Got a Sick Kid?
Don’t Guess. Read the Label.
Make sure you’re giving your children the
right medicine and the right amount.
When it comes to taking medicines, kids
aren’t just small adults. When using nonprescription medicines, here are
10 ways to be sure you’re giving your children the right medicine and
the right amount.
- Read and follow the label directions
every time. Pay special attention to usage
directions and warnings. If you notice any new symptoms or
unexpected side effects in your child or the medicine doesn¹t
appear to be working, talk to your doctor or pharmacist immediately.
- Know how much medicine to give
and when. Read and follow the label.
- Know the abbreviations for tablespoon
(tbsp.) and teaspoon (tsp.). You should also know:
milligram (mg.), milliliter (mL.), and ounce (oz.).
- Use the correct dosing device.
If the label says two teaspoons and you're using a dosing
cup with ounces only, don't guess – get the proper measuring
device. Don't substitute another item, such as a kitchen spoon.
- Never play doctor. Twice the
recommended dose is not appropriate just because your child
seems twice as sick as last time. When in doubt about your
child's condition, call your doctor.
- Talk to your doctor, pharmacist,
or other health care professional before giving two
medicines at the same time to avoid a possible overdose or
an unwanted interaction.
- Follow age and weight limit
recommendations. If the label says don't give to children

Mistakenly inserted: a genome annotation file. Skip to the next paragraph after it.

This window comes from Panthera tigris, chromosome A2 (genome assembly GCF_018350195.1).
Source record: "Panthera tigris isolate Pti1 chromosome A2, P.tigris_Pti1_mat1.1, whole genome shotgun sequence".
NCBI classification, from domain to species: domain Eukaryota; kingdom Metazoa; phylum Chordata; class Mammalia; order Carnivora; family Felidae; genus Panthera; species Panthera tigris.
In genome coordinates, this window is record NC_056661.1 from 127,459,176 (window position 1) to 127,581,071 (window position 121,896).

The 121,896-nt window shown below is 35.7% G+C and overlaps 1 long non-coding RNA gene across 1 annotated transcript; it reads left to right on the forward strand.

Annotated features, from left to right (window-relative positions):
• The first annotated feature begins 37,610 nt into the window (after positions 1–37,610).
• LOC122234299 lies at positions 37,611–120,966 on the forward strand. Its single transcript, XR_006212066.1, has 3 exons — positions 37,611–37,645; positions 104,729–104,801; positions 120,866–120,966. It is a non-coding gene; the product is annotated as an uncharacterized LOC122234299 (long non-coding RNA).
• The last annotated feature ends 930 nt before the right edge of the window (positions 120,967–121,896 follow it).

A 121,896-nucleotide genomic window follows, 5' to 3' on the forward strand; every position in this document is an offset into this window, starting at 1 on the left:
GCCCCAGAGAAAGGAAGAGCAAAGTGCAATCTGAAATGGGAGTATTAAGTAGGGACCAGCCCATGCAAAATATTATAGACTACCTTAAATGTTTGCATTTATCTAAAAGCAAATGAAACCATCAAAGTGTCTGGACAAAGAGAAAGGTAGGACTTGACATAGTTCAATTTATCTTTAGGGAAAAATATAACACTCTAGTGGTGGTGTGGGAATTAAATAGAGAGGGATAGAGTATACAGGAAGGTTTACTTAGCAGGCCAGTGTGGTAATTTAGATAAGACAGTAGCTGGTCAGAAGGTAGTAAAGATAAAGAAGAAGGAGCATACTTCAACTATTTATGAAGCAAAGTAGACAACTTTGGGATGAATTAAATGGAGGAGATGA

under a certain age or weight, don't do it. Call your doctor.
- Always use the child-resistant
cap and re-lock the cap after each use. Be especially careful
with iron-containing vitamins or supplements, which have been
a source of accidental poisoning deaths in children under
- Follow the "KEEP OUT OF
REACH" warning. Today's medicines are often flavored
to mask the taste of the medicine, which is all the more reason
to keep all drugs out of the sight and reach of children.
- Always check the package and
the medicine itself for signs of tampering. Don't buy or use
any medicine from a package that shows cuts, tears, slices,
or other imperfections. Report anything suspicious to the
pharmacist or store manager.
Childhood & Adolescent Immunization Schedule (Centers for Disease Control and Prevention)
U.S. Food and Drug Administration
5600 Fishers Lane
Rockville, MD 20857
Education: Over-the-Counter Medicine
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Date created: July 31, 2003; Updated: May 5, 2006